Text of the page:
[ASC-media] NEWSCIENTIST RADIO EXTRA - 5 FEBRUARY 2005

Sapier, Jeff (RBI - AUS) Jeff.Sapier at ReedBusiness.com.au
Thu Feb 3 11:25:19 EST 2005


RADIO EXTRA NEWSCIENTIST STORIES FROM 5 FEBRUARY 2005 ISSUE
 
 
PROJECT HONEYPOT TO TRAP SPAMMERS Project Honeypot is a new and effective
line of defence against spammers. Using Project Honeypot software, websites
can trap spammers by luring them to a fake email address. The software is
able to detect when a spammer "crawling" for email addresses grabs the fake
address. It then fingers the computer, and spammer, responsible. Page 26
 
BONOBOS DYING AS THEY FLEE HUNTERS A new survey has found more bonobos than
expected. But with fewer nest sites, the endangered apes were much harder to
find. The study suggests that hunting may be forcing them to move around
more, making it harder to study and protect them. Page 16

THE BETTING'S ON THE AMBIDEXTROUS ONE (short story) Knowing whether a horse
is right or left "handed" could be useful information for trainers and
punters. Researchers in Ireland have found that most fillies preferred their
right side while performing a series of tests, while colts preferred their
left. Page 19
 
POLLUTION FIGHTER TURNS CLOT BUSTER A material normally used for cleaning up
car exhaust fumes could one day be used as an anti-bacterial agent in
dressings and to prevent blood clots. Both these medical problems can be
treated with nitric oxide (NO), but the gas is hard to deliver to a specific
site. Now British researchers have found a zeolite which can store NO and
release it where it's needed. Page 25 
 
JOURNEY TO THE CENTRE OF A QUAKE Researchers drilling into the heart of the
San Andreas fault will be able to observe what happens before, during and
after an earthquake. The work should also reveal what causes quakes, keeps
them going, and maybe predict where and when 'the big one' will strike.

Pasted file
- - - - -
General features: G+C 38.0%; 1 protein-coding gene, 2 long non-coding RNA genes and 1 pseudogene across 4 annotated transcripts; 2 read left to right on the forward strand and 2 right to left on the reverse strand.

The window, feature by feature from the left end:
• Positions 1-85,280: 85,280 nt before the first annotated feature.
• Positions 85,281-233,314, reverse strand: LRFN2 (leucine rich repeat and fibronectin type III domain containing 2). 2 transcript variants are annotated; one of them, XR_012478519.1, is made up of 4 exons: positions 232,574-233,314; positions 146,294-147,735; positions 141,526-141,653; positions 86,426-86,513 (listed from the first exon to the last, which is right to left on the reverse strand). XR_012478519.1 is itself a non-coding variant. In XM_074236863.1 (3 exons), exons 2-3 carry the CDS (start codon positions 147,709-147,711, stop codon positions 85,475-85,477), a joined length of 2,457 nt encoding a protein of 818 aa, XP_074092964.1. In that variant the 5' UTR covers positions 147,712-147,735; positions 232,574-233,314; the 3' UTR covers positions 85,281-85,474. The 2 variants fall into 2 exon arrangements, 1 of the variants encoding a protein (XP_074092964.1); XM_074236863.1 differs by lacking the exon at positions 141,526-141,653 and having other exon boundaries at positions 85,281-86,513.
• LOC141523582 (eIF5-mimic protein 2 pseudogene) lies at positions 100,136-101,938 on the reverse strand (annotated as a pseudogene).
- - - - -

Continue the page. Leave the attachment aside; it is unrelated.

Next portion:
Pages 42-45
 
SEX HORMONES PLUNGE IN DOWNTRODDEN FEMALES The first ever study of
depression in female monkeys has shown that they appear to suffer in the
same way as humans, with high rates of coronary heart disease and premature
deaths. The US researchers who did the work think that the vital link is
plummeting sex hormone levels. Page 23
 
BIODIVERSITY'S GOLDEN RULES DON'T WORK Some of the cherished principles of
conservation simply do not work, a review of projects in 11 countries
suggests. The US study found, for instance, that educating local communities
and encouraging sustainable development do not help conserve species. Page
19
 
DOESN'T SOUND 3D TO ME (short story) The realistic nature of "virtual
surround sound"  through stereo headphones varies from person to person,
because we all have differently shaped ears and heads. Joint
British-Australian research, however, has provided a solution.  Page 24 
 
SPHERICAL ROBOT PROVIDES ROLLLING SECURITY COVER A spherical roving robot
designed to detect and report intruders has been developed by a Swedish
start-up company. It can travel over most surfaces, even mud and snow. New
Scientist's free public website at http://www.newscientist.com
 
TOP OF THE GREENS Finland is the world's most environmentally friendly
country, and North Korea is its least. Australia placed 13th, the US 45th
and the UK 66th. But critics say the notion of such a country-by-country
green list is meaningless. Page 6
 
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Officer: +44 (0)20 7611 1210 or claire.bowles at rbi.co.uk



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